About Advertise
Culture, Music
Mr Devious

Make Way, Hier Kom Mr Devious Verby

by Rob Cockcroft / 23.09.2011

You don’t have to be into hip hop to know that great rappers die young. You know the old Biggie and Tupac tropes. Rapper has larger-than-life charisma and unquestionable skills. Rapper gets killed tragically at the hands of violent attacker(s). Rapper’s body of work and legacy lives on decades after their accomplished albeit short life.

Today we pay tribute to slain hip hop activist, Mario van Rooy aka Mr Devious, who would have turned 34 last Friday. A conscious emcee from Beacon Valley, Mitchell’s Plain. I’m wary of using the label “conscious”. Nowadays “conscious” rap is that ubiquitous banner many emcees try stand under. Give a rapper some Swazi section and an Eckhart Tolle or David Icke book and soon they’ll be spouting some hyper-paranoid esoteric kak in the name of elevated consciousness. These cats want to school you on transcending to unknown realms and shape-shifting politicians who possess reptilian tails – if only you would open your minds, man. Problem is these abstractions can only be made in fantasies or at the end of a very long blunt.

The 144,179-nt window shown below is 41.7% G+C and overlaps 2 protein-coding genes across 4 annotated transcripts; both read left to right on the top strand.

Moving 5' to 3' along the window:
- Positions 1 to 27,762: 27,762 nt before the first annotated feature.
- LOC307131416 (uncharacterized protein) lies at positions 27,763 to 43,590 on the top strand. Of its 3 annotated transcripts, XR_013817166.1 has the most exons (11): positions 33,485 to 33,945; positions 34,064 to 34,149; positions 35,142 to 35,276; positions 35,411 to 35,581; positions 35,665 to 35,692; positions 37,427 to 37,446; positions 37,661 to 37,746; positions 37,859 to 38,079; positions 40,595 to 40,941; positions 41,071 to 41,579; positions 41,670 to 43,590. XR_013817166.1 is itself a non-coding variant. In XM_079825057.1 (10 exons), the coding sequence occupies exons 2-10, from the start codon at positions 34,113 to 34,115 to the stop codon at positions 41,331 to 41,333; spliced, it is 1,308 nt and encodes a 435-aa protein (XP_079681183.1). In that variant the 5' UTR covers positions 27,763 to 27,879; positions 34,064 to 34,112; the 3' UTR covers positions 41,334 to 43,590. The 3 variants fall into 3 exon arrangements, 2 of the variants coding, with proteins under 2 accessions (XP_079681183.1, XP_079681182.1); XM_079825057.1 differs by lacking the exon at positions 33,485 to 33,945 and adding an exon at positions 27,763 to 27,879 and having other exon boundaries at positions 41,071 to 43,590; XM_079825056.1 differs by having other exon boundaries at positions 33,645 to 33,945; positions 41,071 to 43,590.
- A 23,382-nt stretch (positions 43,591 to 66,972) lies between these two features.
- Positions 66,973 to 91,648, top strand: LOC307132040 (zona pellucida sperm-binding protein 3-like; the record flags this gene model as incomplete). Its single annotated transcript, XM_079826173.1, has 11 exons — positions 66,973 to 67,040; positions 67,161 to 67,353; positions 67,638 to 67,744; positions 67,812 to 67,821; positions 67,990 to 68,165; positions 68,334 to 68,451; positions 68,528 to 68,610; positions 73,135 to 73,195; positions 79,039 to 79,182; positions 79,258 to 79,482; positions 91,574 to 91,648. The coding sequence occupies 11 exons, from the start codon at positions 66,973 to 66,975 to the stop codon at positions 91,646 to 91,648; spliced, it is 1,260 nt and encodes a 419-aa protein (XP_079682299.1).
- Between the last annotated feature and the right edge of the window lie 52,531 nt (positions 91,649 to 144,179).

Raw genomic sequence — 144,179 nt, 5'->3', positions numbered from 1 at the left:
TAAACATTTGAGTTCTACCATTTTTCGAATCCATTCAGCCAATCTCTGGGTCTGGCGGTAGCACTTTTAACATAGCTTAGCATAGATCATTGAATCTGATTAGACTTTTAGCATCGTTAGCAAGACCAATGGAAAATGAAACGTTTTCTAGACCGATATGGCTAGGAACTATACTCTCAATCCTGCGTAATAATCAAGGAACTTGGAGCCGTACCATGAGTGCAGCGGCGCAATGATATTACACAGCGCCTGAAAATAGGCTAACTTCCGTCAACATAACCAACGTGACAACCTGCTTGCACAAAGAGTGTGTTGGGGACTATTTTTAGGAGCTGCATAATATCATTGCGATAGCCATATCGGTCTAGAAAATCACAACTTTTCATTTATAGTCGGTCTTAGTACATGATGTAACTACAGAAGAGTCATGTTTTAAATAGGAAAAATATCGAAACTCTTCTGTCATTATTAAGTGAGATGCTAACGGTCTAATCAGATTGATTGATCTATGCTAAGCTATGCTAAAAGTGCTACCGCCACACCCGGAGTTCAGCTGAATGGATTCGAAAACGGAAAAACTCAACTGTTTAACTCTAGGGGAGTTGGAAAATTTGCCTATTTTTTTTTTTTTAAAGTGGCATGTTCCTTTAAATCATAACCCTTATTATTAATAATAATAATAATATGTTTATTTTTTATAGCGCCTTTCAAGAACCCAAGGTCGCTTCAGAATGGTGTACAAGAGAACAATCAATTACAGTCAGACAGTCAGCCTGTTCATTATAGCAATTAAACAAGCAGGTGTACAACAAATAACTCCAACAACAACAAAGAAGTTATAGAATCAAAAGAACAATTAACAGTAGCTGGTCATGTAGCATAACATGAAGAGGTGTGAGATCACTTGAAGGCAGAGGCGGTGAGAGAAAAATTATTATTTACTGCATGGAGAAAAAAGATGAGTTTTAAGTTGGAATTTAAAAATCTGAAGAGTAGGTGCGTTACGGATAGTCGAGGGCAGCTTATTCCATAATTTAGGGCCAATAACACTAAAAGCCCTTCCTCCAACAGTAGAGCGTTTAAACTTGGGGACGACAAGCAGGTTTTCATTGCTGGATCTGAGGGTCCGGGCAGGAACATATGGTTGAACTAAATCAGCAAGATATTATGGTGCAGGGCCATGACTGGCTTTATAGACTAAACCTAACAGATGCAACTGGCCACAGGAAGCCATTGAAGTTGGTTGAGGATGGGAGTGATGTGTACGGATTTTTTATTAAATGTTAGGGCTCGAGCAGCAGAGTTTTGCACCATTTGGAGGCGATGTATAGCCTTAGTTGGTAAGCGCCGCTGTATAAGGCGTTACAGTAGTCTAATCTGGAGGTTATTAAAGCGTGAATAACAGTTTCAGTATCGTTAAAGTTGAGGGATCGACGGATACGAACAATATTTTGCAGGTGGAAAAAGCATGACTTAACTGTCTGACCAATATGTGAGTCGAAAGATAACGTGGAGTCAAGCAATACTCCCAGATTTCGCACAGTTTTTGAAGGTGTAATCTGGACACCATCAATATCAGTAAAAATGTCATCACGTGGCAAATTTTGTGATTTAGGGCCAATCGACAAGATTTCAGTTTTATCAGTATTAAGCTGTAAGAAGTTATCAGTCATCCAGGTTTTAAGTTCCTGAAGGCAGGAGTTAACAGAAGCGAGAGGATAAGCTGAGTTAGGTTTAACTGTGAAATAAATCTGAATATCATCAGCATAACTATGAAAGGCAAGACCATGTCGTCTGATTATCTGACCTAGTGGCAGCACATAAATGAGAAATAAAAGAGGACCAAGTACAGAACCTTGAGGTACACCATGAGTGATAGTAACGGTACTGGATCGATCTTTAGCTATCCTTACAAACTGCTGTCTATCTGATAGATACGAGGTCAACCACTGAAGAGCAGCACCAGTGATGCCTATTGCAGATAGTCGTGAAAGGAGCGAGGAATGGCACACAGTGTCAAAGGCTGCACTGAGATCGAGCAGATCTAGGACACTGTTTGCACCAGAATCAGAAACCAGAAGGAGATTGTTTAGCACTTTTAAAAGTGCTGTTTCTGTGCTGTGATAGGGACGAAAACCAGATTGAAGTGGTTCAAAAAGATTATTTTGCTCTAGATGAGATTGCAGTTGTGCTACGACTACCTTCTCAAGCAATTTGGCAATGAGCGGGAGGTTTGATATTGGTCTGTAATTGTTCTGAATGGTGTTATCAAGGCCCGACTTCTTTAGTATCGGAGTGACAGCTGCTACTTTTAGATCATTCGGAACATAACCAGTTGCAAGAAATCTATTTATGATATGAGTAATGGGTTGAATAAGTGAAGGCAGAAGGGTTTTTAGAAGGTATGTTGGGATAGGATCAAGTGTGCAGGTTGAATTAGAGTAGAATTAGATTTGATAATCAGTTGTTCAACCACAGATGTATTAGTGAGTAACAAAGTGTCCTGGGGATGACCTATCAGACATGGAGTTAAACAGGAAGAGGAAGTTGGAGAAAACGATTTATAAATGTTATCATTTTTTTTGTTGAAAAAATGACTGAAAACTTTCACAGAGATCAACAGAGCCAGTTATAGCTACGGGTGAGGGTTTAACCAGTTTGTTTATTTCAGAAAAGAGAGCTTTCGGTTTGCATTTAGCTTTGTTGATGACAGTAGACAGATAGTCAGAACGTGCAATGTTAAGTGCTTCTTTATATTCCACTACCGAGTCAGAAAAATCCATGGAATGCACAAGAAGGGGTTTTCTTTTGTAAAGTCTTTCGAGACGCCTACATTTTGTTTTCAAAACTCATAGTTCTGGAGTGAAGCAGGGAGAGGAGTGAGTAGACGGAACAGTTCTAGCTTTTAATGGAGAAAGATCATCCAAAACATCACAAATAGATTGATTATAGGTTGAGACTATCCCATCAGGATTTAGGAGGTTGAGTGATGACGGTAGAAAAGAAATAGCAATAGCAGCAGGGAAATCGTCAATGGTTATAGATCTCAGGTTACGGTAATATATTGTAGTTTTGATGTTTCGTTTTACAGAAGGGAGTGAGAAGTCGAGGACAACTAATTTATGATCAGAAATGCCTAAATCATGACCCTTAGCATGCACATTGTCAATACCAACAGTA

Devious’ sphere, however, was not supernatural hocus-pocus, but the very tangible issues that people in his community, and the Cape Flats at large, face on a daily basis. Through being actively involved in his craft he, in his own words: “started getting aware and passionately angered by the system”. A political and economic framework designed to keep the poor and uneducated fucked on drugs and alcohol and confined to segregated ghettos.

The documentary entitled Mr Devious: My life is one of my most prized Mzansi rap keepsakes. This posthumously released DVD tells the story of the ghetto spokesman and icon comprehensively.